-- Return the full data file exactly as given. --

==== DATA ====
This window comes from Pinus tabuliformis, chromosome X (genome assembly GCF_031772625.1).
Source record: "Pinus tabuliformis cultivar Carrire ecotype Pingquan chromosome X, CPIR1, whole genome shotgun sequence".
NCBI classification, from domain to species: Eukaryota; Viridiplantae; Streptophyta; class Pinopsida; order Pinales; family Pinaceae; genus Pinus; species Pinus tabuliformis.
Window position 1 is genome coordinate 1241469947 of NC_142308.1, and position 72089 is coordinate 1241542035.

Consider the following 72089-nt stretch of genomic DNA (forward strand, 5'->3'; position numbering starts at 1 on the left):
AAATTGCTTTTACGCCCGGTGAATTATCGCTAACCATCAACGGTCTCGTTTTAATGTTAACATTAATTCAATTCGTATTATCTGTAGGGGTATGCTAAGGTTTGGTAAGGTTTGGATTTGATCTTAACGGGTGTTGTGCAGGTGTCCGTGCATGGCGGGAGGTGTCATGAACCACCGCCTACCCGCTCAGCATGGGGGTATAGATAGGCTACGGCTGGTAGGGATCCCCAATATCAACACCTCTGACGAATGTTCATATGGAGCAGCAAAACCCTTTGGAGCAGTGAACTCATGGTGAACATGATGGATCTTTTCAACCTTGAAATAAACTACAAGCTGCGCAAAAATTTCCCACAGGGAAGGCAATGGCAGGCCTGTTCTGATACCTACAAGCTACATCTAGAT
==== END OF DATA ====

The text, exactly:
This window comes from Pinus tabuliformis, chromosome X (genome assembly GCF_031772625.1).
Source record: "Pinus tabuliformis cultivar Carrire ecotype Pingquan chromosome X, CPIR1, whole genome shotgun sequence".
NCBI classification, from domain to species: Eukaryota; Viridiplantae; Streptophyta; class Pinopsida; order Pinales; family Pinaceae; genus Pinus; species Pinus tabuliformis.
Window position 1 is genome coordinate 1241469947 of NC_142308.1, and position 72089 is coordinate 1241542035.

Consider the following 72089-nt stretch of genomic DNA (forward strand, 5'->3'; position numbering starts at 1 on the left):
AAATTGCTTTTACGCCCGGTGAATTATCGCTAACCATCAACGGTCTCGTTTTAATGTTAACATTAATTCAATTCGTATTATCTGTAGGGGTATGCTAAGGTTTGGTAAGGTTTGGATTTGATCTTAACGGGTGTTGTGCAGGTGTCCGTGCATGGCGGGAGGTGTCATGAACCACCGCCTACCCGCTCAGCATGGGGGTATAGATAGGCTACGGCTGGTAGGGATCCCCAATATCAACACCTCTGACGAATGTTCATATGGAGCAGCAAAACCCTTTGGAGCAGTGAACTCATGGTGAACATGATGGATCTTTTCAACCTTGAAATAAACTACAAGCTGCGCAAAAATTTCCCACAGGGAAGGCAATGGCAGGCCTGTTCTGATACCTACAAGCTACATCTAGAT